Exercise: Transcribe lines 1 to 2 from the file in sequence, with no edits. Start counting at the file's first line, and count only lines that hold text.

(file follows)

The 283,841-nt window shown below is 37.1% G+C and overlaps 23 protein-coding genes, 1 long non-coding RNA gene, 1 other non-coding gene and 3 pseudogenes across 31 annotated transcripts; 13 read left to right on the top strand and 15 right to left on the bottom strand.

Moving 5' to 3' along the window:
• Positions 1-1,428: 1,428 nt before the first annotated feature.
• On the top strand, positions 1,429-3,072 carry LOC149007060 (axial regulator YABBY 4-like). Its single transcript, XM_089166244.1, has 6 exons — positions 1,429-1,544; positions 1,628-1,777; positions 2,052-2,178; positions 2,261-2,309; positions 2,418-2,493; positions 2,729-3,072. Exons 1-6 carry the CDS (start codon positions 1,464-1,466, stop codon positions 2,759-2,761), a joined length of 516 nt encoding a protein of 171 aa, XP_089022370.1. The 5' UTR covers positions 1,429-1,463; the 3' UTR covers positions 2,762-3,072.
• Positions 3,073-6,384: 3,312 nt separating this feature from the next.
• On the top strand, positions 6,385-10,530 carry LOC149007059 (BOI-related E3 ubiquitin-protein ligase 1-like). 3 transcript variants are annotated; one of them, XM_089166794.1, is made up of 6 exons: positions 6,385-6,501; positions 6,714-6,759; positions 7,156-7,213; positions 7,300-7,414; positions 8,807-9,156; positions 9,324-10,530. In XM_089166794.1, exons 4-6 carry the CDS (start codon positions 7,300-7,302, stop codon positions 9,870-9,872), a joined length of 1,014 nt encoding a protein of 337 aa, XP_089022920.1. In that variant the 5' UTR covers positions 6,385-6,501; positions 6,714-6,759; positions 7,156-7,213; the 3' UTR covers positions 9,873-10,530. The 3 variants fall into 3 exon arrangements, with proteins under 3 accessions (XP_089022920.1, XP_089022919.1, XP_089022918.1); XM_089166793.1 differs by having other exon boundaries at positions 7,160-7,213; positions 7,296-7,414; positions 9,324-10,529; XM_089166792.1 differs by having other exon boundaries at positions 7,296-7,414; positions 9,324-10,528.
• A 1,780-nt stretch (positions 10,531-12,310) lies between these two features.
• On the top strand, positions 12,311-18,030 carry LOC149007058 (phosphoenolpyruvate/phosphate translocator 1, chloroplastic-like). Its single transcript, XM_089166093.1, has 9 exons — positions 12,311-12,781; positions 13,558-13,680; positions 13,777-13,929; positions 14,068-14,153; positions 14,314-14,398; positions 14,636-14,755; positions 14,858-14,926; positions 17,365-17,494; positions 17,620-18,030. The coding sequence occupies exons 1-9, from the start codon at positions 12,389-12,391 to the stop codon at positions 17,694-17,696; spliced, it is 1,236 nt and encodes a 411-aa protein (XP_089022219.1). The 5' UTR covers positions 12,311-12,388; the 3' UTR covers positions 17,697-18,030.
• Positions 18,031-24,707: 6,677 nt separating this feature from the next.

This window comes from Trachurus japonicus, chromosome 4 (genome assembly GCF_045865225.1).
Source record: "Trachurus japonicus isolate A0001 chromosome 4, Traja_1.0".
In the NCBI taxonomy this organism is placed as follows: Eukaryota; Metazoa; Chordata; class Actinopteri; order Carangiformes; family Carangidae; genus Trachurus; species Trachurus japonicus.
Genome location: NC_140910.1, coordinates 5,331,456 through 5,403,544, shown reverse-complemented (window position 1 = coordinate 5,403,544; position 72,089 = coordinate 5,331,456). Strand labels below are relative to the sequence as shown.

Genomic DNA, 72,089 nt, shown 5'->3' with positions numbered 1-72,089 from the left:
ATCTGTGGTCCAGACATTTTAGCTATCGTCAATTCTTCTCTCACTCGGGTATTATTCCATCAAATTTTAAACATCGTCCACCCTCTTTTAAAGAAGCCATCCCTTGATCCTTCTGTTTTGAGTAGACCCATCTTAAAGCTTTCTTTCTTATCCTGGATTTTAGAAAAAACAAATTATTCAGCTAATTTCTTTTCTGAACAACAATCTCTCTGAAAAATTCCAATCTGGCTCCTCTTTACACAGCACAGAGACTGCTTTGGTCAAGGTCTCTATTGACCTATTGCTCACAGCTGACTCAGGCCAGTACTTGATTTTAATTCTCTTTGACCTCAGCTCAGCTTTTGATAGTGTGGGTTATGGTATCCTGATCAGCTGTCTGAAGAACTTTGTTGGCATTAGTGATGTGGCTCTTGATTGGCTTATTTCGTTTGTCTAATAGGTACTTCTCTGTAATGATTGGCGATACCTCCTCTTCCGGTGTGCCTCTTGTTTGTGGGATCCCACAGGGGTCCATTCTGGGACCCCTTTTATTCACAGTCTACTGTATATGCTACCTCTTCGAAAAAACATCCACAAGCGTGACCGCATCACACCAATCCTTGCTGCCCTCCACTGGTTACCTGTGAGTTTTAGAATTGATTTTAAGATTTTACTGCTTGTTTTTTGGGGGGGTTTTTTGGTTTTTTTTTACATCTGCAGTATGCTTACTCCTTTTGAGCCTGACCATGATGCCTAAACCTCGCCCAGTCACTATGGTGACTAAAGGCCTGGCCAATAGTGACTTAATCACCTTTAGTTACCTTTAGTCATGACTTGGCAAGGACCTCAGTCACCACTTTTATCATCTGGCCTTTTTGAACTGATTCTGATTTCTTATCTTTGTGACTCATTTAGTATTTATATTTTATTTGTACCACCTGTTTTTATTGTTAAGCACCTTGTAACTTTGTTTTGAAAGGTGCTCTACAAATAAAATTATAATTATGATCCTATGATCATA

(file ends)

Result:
The 283,841-nt window shown below is 37.1% G+C and overlaps 23 protein-coding genes, 1 long non-coding RNA gene, 1 other non-coding gene and 3 pseudogenes across 31 annotated transcripts; 13 read left to right on the top strand and 15 right to left on the bottom strand.

Moving 5' to 3' along the window: